bell - Arrange that a bell be sounded after each file transfer command is completed. Example: ftp> bell

delete [remote-file] - Delete the remote-file on the remote machine. Examples: ftp> delete test.doc ftp> delete /tmp/temporary_file.txt

mkdir [new-directory-name] - create a directory new-directory-name on the remote machine. Examples: ftp> mkdir temp ftp> mkdir /tmp/eric

rmdir [directory-name] - Delete the directory entitled directory-name on the remote machine. Examples: ftp> rmdir temporary_directory ftp> rmdir /tmp/test_dir

rename [old-file-name] [new-file-name] - Rename the file old-file-name on the remote machine, to the file new-file-name. Examples: ftp> rename index.htm homepage.html ftp> rename /tmp/readme.txt /tmp/README_NOW.txt

bye or quit - Terminate the FTP session with the remote server and exit ftp. On Unix, an end of file should also terminate the session and exit. Example: ftp> bye

quote site chmod xxx [file name] - Change the permission modes of the file file-name on the remote system to xxx mode. Note that the chmod command is not always implemented.

get [file-name] "|more" - Instead of downloading and saving the file file-name on the local machine, you view its contents. Only recommended to use with text files.

Command-line options ftp [-v] [-d] [-i] [-n] [-g] [-s:filename] [-a] [-w:windowsize] [computer] • • • • • •

• • •

-v - Suppresses verbose display of remote server responses. -n - Suppresses auto-login upon initial connection. -i - Turns off interactive prompting during multiple file transfers. -d - Enables debugging, displaying all ftp commands passed between the client and server. -g - Disables filename globbing, which permits the use of wildcard chracters in local file and path names. -s:filename (Windows only) - Specifies a text file containing ftp commands; the commands will automatically run after ftp starts. No spaces are allowed in this parameter. Use this switch instead of redirection (>). -a - Use any local interface when binding data connection. -w:windowsize - Overrides the default transfer buffer size of 4096. computer - Specifies the computer name or IP address of the remote computer to connect to. The computer, if specified, must be the last parameter on the line.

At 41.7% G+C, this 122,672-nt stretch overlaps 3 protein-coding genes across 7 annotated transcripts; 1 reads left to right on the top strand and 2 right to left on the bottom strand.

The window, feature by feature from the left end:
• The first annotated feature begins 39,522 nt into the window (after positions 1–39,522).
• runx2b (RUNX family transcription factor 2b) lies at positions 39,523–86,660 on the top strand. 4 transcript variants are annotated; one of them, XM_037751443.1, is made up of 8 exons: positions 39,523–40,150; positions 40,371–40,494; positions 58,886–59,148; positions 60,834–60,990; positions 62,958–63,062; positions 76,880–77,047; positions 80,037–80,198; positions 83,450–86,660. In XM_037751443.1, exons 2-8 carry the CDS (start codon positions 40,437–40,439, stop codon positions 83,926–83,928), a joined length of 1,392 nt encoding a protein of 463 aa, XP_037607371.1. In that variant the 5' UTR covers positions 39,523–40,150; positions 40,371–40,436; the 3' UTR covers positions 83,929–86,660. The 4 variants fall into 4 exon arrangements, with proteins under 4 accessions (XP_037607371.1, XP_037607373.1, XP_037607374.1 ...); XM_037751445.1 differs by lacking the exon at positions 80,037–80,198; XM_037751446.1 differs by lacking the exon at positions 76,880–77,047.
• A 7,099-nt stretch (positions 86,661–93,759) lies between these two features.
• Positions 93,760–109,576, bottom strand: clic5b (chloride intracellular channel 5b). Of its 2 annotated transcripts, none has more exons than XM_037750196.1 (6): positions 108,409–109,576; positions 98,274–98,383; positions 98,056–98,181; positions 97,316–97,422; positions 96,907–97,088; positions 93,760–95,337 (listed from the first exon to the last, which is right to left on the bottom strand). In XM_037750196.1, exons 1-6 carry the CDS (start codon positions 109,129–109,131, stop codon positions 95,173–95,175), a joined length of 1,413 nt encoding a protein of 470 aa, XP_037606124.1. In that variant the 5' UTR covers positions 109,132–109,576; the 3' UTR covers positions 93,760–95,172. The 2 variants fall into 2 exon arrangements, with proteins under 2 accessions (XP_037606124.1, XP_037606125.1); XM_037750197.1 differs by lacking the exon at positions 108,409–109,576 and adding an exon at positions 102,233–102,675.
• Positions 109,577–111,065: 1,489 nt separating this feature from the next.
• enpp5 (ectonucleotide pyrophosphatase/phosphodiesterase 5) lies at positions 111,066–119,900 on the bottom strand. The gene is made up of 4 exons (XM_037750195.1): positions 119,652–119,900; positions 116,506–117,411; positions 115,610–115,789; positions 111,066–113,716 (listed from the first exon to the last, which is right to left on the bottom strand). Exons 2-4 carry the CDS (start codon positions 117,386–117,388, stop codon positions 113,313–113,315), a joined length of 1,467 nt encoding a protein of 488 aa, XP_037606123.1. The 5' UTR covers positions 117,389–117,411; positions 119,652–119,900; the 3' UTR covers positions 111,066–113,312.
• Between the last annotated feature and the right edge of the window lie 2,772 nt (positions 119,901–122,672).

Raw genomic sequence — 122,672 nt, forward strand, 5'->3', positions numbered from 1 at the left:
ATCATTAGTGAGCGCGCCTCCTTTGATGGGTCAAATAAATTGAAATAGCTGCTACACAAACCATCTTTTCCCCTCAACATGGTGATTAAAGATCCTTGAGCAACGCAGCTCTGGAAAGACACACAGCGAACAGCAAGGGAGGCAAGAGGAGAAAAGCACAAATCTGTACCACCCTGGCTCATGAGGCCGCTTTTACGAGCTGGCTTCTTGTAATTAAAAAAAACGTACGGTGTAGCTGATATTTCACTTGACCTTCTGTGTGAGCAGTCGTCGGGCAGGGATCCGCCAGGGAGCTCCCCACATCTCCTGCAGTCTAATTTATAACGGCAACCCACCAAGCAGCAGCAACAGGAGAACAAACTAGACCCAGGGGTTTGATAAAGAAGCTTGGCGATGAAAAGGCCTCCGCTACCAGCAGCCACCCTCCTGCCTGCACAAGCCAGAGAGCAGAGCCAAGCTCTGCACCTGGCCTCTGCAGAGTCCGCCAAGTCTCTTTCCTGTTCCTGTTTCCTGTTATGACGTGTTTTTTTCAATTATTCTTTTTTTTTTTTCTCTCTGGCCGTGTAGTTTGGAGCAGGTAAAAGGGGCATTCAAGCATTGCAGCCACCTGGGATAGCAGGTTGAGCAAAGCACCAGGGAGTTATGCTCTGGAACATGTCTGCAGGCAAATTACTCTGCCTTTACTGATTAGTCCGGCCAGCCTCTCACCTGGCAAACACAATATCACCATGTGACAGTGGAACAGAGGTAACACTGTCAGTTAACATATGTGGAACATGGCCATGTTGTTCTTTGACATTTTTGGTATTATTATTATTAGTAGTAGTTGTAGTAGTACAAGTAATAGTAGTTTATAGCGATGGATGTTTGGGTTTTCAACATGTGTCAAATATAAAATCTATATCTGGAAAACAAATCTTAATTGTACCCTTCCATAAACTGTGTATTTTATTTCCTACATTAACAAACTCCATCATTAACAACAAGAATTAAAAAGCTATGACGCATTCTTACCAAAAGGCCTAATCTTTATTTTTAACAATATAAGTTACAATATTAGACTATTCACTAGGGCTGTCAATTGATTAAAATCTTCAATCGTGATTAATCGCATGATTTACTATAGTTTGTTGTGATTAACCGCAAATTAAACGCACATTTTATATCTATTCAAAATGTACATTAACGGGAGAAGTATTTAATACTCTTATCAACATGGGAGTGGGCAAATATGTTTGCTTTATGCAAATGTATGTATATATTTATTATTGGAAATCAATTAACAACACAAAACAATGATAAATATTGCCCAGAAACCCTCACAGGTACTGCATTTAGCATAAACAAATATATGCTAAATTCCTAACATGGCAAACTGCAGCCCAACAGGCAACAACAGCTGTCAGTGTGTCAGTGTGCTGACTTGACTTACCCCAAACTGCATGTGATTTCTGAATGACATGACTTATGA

To transfer data, using Reality, there are a few pre-requisites: 1. Access to the underlying OS. 2. Access to the remote system. 3. FTP is enabled for use. These may seem to be simple enough, but can cause problems when implemented into a live environment. Whether working in the Unix or Windows environment the amount of “Environment Dependency”, be it Unix or Windows, should be kept to a minimum. With this in mind, the following code example shows a simple method that has been proven to work. Assume that a file (MYFILE.TXT) has been created using one of the variety of available methods, which can be employed using Reality (Sequential File Processing ; CSV-COPY ; DataBasic LISTSPREAD/SORTSPREAD ; COPY etc..), to create data that has to be transferred to another system. The following example works within both Unix and Windows environments: IP_ADDRESS = "" ; * Remote system USER = “valid_user_name” ; * Remote system Logon Id PASSWORD = “valid_password” ; * Remote system password UNIX = @FALSE ********************************************* * This next piece of code assumes that the proprietary * implementation of Reality no longer exists. ********************************************* IF SYSTEM(70) = 1 THEN LOCATION = “/dumps” ; * Unix world DELIM = “/” POINT_TO_SCRIPT = “< “ UNIX = @TRUE END ELSE LOCATION = “C:\TEMP” ; * Windows world DELIM = “\” POINT_TO_SCRIPT = “-s:” END REMOTE.DIRECTORY = “/remotedirectory” ********************************************** * Setup a Reality pointer to the underlying OS directory ********************************************** PERFORM “DIR-VIEW FTPFILE “:LOCATION CAPTURING NULL FILENAME = “MYFILE.TXT” ********************************************** * Create a simple FTP script file. ********************************************** SCRIPTFILE = “open “: IP_ADDRESS IF UNIX THEN SCRIPTFILE = “user “: USER :” “: PASSWORD END ELSE SCRIPTFILE = USER SCRIPTFILE = PASSWORD END SCRIPTFILE = “lcd “: LOCATION SCRIPTFILE = “cd “ : REMOTE.DIRECTORY SCRIPTFILE = “binary” SCRIPTFILE = “put “: FILENAME SCRIPTFILE = “disconnect” SCRIPTFILE = “quit” ********************************************** OPEN ‘FTPFILE’ TO FNAME ELSE STOP 201,”FTPFILE” WRITE SCRIPTFILE ON FNAME,”MYSCRIPT” ********************************************** PERFORM “sys ftp -inv “ : POINT_TO_SCRIPT : LOCATION : DELIM : ”MYSCRIPT” END